Luckily, I only needed to make the hairy cross-city journey for two days as the rest of my time in Birmingham was due to be spent attending my own First Aid training with two of my colleagues. I hadn’t even met one of my colleagues before our meeting in Birmingham and I was delighted to find out that the colleague in question was from Barnsley and had a deep Yorkshire accent.

tha-can-allus-tell-a-yorkshireman-but-thar-cant-tellim-muchI am a proud Southerner and my colleague a proud Northerner, so you can imagine the good-natured ribbing we gave each other about our accents and outlooks on life. I think I spent more time mimicking his accent than he did mine though and I’m not sure if he was impressed or just amused at my attempts to ape his accent.

So there we all were, sitting in a hotel primed and ready to be taught everything we needed to know in order to deliver our own First Aid courses. Surely nothing could go wrong?

TO BE CONTINUED…

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Thoughts for Friday – 4th April 2014

Writing is hard work. A clear sentence is no accident. Very few sentences come out right the first time, or even the third time. Remember this in moments of despair. If you find that writing is hard, it’s because it is hard. It’s one of the hardest things that people do. William Zissner.

This week’s quote comes from William Zissner, a man who is perhaps most known for his non-fiction book, On Writing Well. Whereas most of the writers I quote are from the field of fiction, William Zissner is a man who knows more than a thing or two on the virtues of writing and writing well. Zissner’s bookhas helped many a writer improve their prose over several generations by providing insight as to the pitfalls of writing – both professionally and personally.

I have chosen this particular quote mainly because I have recently started work on a new project – one I hope I may be able to fashion into a publishable piece. I am hoping the project will turn into a novel-length piece and am merely 16,000 words or so into my first draft. This project has been something I have been working on for perhaps just under a month and is something I pick up and put down every few days while working on other projects.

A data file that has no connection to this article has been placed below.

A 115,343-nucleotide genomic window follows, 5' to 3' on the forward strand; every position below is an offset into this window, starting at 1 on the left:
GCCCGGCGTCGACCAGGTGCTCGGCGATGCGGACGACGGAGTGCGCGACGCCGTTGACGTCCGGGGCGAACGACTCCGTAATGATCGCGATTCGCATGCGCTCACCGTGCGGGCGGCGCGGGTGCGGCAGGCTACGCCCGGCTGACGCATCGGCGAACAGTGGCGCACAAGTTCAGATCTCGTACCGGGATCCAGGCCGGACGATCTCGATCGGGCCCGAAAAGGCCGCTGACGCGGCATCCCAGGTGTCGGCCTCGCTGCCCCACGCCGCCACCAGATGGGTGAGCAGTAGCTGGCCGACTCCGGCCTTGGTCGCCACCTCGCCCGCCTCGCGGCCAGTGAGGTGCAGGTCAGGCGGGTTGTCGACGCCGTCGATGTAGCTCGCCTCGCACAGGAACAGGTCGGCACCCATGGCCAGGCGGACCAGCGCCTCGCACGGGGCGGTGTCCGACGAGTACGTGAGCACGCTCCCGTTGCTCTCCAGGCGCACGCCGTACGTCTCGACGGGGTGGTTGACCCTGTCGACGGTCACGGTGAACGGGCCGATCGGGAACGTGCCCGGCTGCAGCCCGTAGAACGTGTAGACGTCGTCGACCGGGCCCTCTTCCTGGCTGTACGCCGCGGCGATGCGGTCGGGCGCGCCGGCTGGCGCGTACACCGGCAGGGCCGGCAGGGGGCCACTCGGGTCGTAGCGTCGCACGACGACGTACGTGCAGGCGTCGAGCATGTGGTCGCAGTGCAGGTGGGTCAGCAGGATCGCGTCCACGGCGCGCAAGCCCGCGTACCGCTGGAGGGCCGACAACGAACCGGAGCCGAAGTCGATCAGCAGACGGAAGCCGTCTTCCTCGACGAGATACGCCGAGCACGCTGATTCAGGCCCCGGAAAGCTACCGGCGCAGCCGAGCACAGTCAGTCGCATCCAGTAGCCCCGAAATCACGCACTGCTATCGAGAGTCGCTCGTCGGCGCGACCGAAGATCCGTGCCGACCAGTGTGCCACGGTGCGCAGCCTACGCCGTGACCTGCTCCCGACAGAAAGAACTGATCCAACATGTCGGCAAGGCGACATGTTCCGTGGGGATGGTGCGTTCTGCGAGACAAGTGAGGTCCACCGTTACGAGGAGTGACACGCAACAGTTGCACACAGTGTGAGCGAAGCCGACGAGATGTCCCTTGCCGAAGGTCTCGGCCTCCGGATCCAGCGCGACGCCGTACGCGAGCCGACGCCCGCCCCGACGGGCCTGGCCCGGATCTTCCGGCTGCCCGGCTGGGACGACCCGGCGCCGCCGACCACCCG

I’m rather meandering in my point at the moment (of this blog post – although possibly my ‘novel’ project, too), the point I am trying to make is that my first drafts are often a horrible mess of badly-written English, mixed with an awful lot of waffle (some may say the same is true of my blog posts….). I once compared my writing style as being reminiscent of ‘vomiting’ on a page/computer screen and then going back to tidy it up later.

Zissman’s wise words remind me that I am probably not the only one who writes below average first drafts and that a well-crafted sentence is not a fluke or something which happens by chance but through a process of hard work. Bloody hard work.

Because my ‘novel’ is not my only writing project, I find myself re-reading the last section I wrote before starting work on a new one. It is then I see all of the convoluted sentences I’ve used, the cliches, the extreme overuse of the word ‘that’…. When reading a first draft back I cringe at how awful, clunky, and lame it tends to sound, cursing myself for the repetitive use of certain words. I mentioned to my writing partner recently that the word ‘that’ makes up about 10% of my daily word count and that (see what I did there – I used that pesky word again!) my second and third drafts usually consist of me weeding nearly all instances of this evil word out of my prose.

There are days when I feel tired and a little hopeless about my writing, fearing I will never achieve the level of quality I aspire to. It is days like this that (I did it again!) I have to remind myself of the fact that writing is hard work and only a lucky few writers are ever able to achieve a first draft which requires little in the way of editing or re-writing. I need to keep in mind that a first draft is just that – a first draft. The time to re-write and modify comes later, it is only by going back over what I have written several times that I can make the prose seem less like a seven year old child has written it…. :)*

*’That’ count reduced by 70% after several painstaking edits….

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Thoughts for Friday – 31st January 2014